On April 21, 1978, Border Patrol agents Frank Lugo and Jose Gamez Jr. drove their truck down a ranch road outside Eagle Pass and settled into their evening shift along the Rio Grande. They planned to lie in wait for illegal immigrants near a check gate in an irrigation canal. Swift and deep, the canal was the first hurdle for crossers after the river, and the gate was like a catwalk across it. Separated by about forty feet in the darkness, agents Lugo and Gamez intended to jump the first group that walked between them. It was a sound plan, but something went wrong. Though stories vary about what exactly happened, while Lugo was chasing a group of immigrants, his partner Gamez vanished.
The gantlet of trails along that stretch is difficult to navigate during the day, let alone in the dark. Agents searched throughout the night, but the grim discovery of Gamez’s corpse didn’t come until mid-morning, after the irrigation canal was drained several feet. They speculated that he had probably lost his footing while pursuing the immigrants across the narrow canal gate and fallen into the water below. Yet the following week, an autopsy found that Gamez had been struck on the head three times and strangled. Suddenly, supervisors realized that the search party had trampled through a crime scene. Even more unsettling, the last person known to have seen the murder victim alive was his partner, and Lugo’s story didn’t add up.
In South Texas, Gamez’s disappearance made headlines for days, a few of them hinting that the killer could have been Lugo. It didn’t help that he seemed to change his story each time he told it. He contradicted himself about the events leading up to the encounter with the immigrants, about the direction they came from and ran, and about the last place he’d seen Gamez alive. But what could Lugo’s motive have been? No one knew.
And no one knows. The case, one of many unsolved murders on the border over the years, still gnaws at agents who knew Gamez and Lugo. They can’t understand why it was never solved. Though Lugo has never been arrested or indicted in connection with Gamez’s death, he was the lead suspect for a number of years in an investigation conducted by the FBI. That case ultimately went cold, with no conclusion. A separate administrative investigation by the Immigration and Naturalization Service, which at the time maintained jurisdiction over the Border Patrol, sustained an allegation of “inattention to duty” but not an allegation that Lugo’s actions had “resulted in or contributed to the death of Gamez.”
The INS stopped short of firing Lugo, but the incident still threw the protective bond of the badge into question. Some agents believed that he was unfairly scapegoated. Some had grave questions about his role in the crime. Lugo, for his part, denied any involvement whatsoever. In fact, the central effort of his adult life has been convincing people that he is innocent. He wrote an unpublished book titled “The Exoneration.” In 1982 he and his wife sued the FBI and the INS for $21 million, alleging that the investigations had put pressure on him “at every turn to confess to actions and/or crimes he did not commit.” The case was dismissed. If he is innocent, Lugo’s life has been a second tragedy, a slow death weighed down by suffocating stress and disappointments. But is he? After thirty years, what happened is still a mystery.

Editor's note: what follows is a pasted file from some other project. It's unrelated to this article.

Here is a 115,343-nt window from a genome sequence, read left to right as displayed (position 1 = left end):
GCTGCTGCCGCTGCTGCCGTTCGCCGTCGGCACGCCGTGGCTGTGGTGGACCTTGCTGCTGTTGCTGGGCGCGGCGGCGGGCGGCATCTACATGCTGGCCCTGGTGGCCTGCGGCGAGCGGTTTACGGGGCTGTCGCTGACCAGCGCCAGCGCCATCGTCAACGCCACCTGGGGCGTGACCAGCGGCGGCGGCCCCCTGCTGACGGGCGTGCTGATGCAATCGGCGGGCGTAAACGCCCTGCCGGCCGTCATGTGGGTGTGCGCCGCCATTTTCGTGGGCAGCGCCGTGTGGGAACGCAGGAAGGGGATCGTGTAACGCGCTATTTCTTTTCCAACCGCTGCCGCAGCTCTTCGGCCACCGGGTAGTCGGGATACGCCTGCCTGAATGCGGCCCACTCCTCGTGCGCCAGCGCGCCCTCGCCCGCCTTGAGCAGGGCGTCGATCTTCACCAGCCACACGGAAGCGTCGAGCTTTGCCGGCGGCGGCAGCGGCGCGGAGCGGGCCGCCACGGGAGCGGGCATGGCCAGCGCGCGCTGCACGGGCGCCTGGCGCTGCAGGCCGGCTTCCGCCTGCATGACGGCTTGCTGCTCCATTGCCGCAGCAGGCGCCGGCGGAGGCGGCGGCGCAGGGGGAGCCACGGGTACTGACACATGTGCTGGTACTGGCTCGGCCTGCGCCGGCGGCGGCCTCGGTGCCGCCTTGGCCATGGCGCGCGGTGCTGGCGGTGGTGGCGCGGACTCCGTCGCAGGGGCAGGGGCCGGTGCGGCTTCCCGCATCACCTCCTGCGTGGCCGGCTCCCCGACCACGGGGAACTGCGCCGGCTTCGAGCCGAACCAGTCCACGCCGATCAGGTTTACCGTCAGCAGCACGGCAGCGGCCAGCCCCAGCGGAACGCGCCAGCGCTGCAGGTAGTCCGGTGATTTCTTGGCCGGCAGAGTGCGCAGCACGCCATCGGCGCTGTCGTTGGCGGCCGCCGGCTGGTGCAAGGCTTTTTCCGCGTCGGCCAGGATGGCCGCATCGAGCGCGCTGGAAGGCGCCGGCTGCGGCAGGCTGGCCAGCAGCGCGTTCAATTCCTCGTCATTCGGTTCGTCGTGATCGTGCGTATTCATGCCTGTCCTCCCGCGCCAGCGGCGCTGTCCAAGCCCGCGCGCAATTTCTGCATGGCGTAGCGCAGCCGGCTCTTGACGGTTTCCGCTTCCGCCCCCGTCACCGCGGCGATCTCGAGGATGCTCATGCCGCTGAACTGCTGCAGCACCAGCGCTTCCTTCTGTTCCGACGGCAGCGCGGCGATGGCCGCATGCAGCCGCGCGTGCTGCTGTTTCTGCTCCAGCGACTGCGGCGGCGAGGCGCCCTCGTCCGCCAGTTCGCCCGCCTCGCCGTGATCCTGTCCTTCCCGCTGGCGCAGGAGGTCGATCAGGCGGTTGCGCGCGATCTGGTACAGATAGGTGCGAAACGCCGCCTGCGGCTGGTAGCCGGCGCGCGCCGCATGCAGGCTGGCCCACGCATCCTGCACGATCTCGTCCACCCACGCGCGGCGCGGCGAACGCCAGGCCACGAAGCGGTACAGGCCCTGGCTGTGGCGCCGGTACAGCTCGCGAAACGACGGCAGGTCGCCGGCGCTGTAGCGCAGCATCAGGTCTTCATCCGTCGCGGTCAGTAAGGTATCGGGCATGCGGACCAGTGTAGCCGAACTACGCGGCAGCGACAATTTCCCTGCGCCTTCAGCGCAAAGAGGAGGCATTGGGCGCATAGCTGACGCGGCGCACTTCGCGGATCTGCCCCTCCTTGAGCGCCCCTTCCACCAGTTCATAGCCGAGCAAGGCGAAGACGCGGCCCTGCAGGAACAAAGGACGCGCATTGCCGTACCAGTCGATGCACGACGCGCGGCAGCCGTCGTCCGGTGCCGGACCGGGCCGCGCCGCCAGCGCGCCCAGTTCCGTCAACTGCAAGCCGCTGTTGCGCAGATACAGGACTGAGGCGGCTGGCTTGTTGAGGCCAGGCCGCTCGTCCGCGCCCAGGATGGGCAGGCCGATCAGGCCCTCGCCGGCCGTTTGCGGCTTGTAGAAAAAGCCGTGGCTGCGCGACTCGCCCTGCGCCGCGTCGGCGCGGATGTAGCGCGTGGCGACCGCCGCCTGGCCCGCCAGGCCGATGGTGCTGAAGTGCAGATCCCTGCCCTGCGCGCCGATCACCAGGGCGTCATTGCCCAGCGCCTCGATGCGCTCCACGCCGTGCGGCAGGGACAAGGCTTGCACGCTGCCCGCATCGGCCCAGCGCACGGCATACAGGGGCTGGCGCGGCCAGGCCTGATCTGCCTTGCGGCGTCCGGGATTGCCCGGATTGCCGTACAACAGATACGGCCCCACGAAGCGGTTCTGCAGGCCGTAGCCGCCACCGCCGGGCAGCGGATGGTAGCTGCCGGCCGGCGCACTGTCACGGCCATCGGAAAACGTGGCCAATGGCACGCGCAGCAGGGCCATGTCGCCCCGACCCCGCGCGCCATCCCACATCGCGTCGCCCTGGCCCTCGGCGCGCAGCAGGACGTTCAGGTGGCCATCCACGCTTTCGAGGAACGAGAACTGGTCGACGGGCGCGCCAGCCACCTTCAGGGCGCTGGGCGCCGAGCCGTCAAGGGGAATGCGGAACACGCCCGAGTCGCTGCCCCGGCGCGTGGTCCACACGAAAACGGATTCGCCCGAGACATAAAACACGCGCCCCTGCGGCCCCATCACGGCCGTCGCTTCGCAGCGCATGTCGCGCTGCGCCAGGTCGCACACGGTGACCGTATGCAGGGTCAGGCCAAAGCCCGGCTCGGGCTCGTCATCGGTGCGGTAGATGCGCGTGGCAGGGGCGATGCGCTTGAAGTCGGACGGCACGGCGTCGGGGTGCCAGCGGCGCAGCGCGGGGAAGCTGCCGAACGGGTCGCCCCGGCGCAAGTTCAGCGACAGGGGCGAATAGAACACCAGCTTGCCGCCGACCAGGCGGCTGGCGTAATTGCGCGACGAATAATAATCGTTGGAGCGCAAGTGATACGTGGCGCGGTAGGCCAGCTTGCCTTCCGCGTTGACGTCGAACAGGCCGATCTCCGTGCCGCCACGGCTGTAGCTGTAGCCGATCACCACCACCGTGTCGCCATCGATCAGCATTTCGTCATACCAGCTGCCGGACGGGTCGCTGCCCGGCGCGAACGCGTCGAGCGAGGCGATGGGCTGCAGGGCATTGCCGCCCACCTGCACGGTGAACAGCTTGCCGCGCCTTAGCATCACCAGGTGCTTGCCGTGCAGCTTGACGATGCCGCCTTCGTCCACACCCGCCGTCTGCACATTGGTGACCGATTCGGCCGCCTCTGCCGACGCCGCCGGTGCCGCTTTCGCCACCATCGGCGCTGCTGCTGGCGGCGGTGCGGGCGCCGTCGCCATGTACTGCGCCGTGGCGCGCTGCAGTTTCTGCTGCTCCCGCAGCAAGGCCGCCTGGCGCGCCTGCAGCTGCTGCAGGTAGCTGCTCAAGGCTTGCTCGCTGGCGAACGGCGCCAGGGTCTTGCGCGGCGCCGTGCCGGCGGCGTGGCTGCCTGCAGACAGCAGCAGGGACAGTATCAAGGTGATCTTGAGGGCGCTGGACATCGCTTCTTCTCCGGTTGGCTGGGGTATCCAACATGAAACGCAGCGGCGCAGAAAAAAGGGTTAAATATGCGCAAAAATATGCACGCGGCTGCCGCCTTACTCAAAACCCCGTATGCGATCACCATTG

Lugo and Gamez both came from large Spanish-speaking families in South Texas border towns, but that’s where the similarities end. Growing up in Laredo, Gamez traveled often with his parents for migrant farmwork. Lugo was raised around field work too, but his father owned trucks, organized laborers, and was involved in local politics, a full-contact sport in his hometown of Donna.
The two men followed different paths into the Border Patrol. Gamez decided to join after chatting with agents while fueling their trucks when he worked at a gas station in Laredo. Lugo came in after a stint in the Army. He was drafted in 1967 and sent to Vietnam, but halfway through his one-year tour, he returned home to be near his sick father. He would finish the second half of his military obligation as a lifeguard at Fort Sam Houston. The war marked a turning point in Lugo’s life. When he came home to Texas, he was nervous, his thoughts drifted, and he kept to himself, said his older brother, Roberto, who later became the first Hispanic mayor of Donna. Lugo was suffering from post-traumatic stress disorder (he still receives government disability payments for the condition). But he fulfilled his goal to graduate from college, earning a marketing degree in 1971 from what is now the University of Texas-Pan American, in Edinburg. He landed a job in a state welfare office, married in 1973, and a few years later, on a whim, took the Border Patrol exam and passed.
Gamez was placed in Eagle Pass in 1976. George Baxter, who graduated at the top of Gamez’s academy class and was also sent to Eagle Pass, remembers Gamez as a prudent, quiet agent, one who took notes and drew maps of the areas he patrolled in Maverick County. Lugo cut a different figure. He was opinionated and outspoken, especially on the subject of inequalities between Anglo and Hispanic agents. But former colleagues described him as a misfit, whose lavish storytelling about war and women was part of his persona. “Most of the time I would just tune him out,” recalled agent Joe Mendez, of Dallas, a friend of Lugo’s, who retired in 2004. “One thing, it was Vietnam, then working somewhere else. Then, about the fourth or fifth time around, he’d be back at Vietnam again with a different story, and you would be, ‘Frank, nobody would believe these stories you are trying to